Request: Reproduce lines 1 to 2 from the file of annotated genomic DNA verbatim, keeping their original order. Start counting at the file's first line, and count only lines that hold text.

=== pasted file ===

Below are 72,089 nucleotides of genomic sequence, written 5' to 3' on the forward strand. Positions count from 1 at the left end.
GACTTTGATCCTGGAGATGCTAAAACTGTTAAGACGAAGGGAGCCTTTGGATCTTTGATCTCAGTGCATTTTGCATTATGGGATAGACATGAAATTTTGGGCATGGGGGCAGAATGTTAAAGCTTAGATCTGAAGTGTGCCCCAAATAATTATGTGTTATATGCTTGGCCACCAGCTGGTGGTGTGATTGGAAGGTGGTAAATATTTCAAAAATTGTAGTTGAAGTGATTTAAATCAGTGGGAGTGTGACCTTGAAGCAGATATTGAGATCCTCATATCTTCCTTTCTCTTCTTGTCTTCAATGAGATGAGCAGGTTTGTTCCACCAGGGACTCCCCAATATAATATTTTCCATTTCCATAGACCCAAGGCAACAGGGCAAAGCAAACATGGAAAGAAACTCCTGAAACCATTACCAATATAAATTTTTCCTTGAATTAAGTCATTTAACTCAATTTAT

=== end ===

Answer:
Below are 72,089 nucleotides of genomic sequence, written 5' to 3' on the forward strand. Positions count from 1 at the left end.
GACTTTGATCCTGGAGATGCTAAAACTGTTAAGACGAAGGGAGCCTTTGGATCTTTGATCTCAGTGCATTTTGCATTATGGGATAGACATGAAATTTTGGGCATGGGGGCAGAATGTTAAAGCTTAGATCTGAAGTGTGCCCCAAATAATTATGTGTTATATGCTTGGCCACCAGCTGGTGGTGTGATTGGAAGGTGGTAAATATTTCAAAAATTGTAGTTGAAGTGATTTAAATCAGTGGGAGTGTGACCTTGAAGCAGATATTGAGATCCTCATATCTTCCTTTCTCTTCTTGTCTTCAATGAGATGAGCAGGTTTGTTCCACCAGGGACTCCCCAATATAATATTTTCCATTTCCATAGACCCAAGGCAACAGGGCAAAGCAAACATGGAAAGAAACTCCTGAAACCATTACCAATATAAATTTTTCCTTGAATTAAGTCATTTAACTCAATTTAT